Appeal from the Circuit Court of Will County; the Hon. Robert
R. Buchar, Judge, presiding.
PRESIDING JUSTICE BARRY DELIVERED THE OPINION OF THE COURT: Rehearing denied March 2, 1983.
Defendant appeals from convictions and sentences imposed by the circuit court of Will County upon jury verdicts finding him guilty of rape, devious sexual assault and heinous battery. (Ill. Rev. Stat. 1979, ch. 38, pars. 11-1, 11-3, 12-4.1.) At the time of the offenses defendant was 15 years old. The case was transferred from the juvenile division to the adult division after a hearing conducted pursuant to section 2-7(3) of the Juvenile Court Act. Ill. Rev. Stat. 1979, ch. 37, par. 702-7(3).
In the afternoon of March 19, 1981, nine-year-old Erica Smith was home alone practicing her violin. She was hungry, so she put a couple of hot dogs and water in a "Corning Ware" pan on the stove to cook. Erica returned to her violin and then heard a knock on the apartment door. When there was no response to her inquiry about who was there, Erica opened the door a few inches and observed the defendant.
The defendant first asked if Erica's parents were home and then whether she had brothers and sisters. Erica said "no" to both questions. Then the defendant pushed the door open, took a steak knife and scraped it across Erica's neck, and pushed her into her bedroom. There, he made her pull down her pants and tried to force his penis into her vagina. It wouldn't fit, so he put it in her mouth.
Erica's next recollection was awakening on her parents' bed in pain and her sweater wet. Erica phoned the police and tried to reach her mother at work. Her mother showed up in a few minutes and Erica was taken to the hospital.
The hot dogs and pan were found on the floor of Erica's room near the bed. Erica's body was severely burned, primarily on her chest, abdomen and upper right arm. Her right breast bud was destroyed by burning. Her face and eyes were swollen and bruised, as were the insides of her mouth and throat. Swelling and irritation also were noted in the genitalia area.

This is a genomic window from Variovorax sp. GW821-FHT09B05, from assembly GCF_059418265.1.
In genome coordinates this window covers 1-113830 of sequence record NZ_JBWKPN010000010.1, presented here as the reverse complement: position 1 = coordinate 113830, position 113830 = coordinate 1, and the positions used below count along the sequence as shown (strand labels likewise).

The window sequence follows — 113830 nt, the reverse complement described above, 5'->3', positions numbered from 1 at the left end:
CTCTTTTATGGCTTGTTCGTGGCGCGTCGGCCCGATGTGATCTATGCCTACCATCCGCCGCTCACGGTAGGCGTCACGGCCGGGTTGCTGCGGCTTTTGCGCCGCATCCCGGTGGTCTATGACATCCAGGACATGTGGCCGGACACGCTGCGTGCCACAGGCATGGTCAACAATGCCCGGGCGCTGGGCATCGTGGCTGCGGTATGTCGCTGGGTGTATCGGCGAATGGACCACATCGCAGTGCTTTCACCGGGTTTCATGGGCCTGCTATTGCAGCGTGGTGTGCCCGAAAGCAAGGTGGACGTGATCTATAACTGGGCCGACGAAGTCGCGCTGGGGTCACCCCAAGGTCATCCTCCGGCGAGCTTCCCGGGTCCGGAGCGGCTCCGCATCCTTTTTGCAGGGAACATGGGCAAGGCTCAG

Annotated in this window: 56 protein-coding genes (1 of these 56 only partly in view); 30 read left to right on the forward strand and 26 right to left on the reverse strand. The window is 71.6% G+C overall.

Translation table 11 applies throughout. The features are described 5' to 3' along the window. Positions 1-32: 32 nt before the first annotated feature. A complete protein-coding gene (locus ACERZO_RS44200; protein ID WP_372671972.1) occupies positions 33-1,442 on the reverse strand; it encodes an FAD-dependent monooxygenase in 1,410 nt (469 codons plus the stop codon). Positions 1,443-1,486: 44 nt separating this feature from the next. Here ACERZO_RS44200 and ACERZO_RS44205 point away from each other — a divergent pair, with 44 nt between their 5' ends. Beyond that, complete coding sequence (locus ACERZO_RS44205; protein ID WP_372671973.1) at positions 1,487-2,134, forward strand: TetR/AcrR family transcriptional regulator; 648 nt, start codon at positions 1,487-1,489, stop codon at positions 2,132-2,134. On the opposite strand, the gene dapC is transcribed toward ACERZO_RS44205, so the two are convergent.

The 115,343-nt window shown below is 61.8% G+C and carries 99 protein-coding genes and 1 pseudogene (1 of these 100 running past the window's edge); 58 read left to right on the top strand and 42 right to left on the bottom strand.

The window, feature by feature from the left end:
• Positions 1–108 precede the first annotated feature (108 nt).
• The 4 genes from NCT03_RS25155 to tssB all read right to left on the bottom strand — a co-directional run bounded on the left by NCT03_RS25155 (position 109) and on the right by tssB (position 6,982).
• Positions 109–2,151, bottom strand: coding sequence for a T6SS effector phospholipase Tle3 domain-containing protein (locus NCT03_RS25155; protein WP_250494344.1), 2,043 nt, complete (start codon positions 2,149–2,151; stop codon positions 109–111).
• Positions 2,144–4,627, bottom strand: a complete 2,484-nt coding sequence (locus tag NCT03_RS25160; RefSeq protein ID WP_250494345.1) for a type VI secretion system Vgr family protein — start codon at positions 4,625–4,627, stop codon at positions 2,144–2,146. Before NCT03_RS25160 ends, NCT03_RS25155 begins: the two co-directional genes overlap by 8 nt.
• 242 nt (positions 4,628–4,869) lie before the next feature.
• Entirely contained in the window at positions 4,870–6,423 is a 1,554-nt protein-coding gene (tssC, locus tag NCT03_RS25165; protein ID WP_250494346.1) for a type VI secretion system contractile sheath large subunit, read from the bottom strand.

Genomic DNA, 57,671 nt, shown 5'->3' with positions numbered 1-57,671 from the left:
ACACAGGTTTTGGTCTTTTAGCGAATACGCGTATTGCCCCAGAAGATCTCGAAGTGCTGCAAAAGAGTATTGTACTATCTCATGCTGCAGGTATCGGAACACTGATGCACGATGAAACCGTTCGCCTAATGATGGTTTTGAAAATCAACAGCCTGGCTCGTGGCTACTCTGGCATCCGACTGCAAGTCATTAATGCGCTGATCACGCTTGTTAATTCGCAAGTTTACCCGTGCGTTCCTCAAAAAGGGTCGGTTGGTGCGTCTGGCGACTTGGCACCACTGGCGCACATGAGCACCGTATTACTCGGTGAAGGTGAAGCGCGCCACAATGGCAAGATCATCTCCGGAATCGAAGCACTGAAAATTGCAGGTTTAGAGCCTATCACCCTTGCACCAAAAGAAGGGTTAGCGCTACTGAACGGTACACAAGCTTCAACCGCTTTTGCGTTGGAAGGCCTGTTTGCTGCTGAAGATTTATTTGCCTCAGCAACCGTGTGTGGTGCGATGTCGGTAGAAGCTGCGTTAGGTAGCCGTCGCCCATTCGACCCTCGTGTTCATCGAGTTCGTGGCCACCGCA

The defendant was apprehended by the police on April 1 and subsequently formally charged by indictment on July 22, 1981. The indictment was in six counts — home invasion, deviate sexual assault (two counts), rape, heinous battery and armed violence.
The defendant's two-week trial, including jury selection, began on October 14, 1981. One count of deviate sexual assault and the armed violence charge were dismissed with prejudice on the State's motion at the close of its case-in-chief for lack of supporting evidence. At the close of all evidence and arguments of counsel, the jury deliberated and returned verdicts of guilty on each of the four remaining counts.
Convictions were entered accordingly. The State then moved to nolle prosequi the home invasion count for failure to allege in the charging instrument "that the defendant had acted without authority." The motion was granted and the court proceeded to a sentencing hearing on the remaining convictions. Upon consideration of testimony, psychologists' reports and the recommendations of counsel, the court imposed prison sentences of 20 years each for heinous battery, deviate sexual assault and rape, the latter two sentences to be served consecutively with each other and concurrently with the sentence for heinous battery.
On appeal, the defendant raises two issues: (1) whether boiling water is a "caustic substance" as that expression is used in the heinous battery statute; and (2) whether the trial court erred in failing to express its opinion at the sentencing hearing that consecutive sentences were necessary for the protection of the public.
• 1 The sole evidence of the cause of Erica Smith's severe body burns was the fact that the pan of hot dogs, which Erica had earlier placed in water on the stove to cook, was found with only the hot dogs remaining beside her bed, and Erica's sweater was wet when she awoke after the incident. Clearly, the inference was that boiling hot dog water had been poured on the little girl's body.
Erica's physician testified that in his professional opinion boiling water is a caustic substance and such could have caused her burn injuries. The defendant contends that whether or not boiling water is a caustic substance is not an appropriate issue for which expert opinion is admissible. Rather, it is a question of law to be determined by the court by applying rules of statutory construction. We agree.
In the absence of evidence to the contrary, words used in a statute are to be given their ordinary and popularly understood meanings. (Winks v. Board of Education (1979), 78 Ill.2d 128, 398 N.E.2d 823.) The word "caustic" is defined in Webster's Third New International Dictionary as "capable of destroying the texture of anything or eating away its substance by chemical action: CORROSIVE." Webster's Third New International Dictionary 356 (1971).
The properties of water cannot be said to fit within the dictionary definition of "caustic." While certainly water is capable of burning by thermal — as opposed to chemical — action when heated to the boiling point, this is true as well of a wide range of noncaustic substances which require a certain amount of ...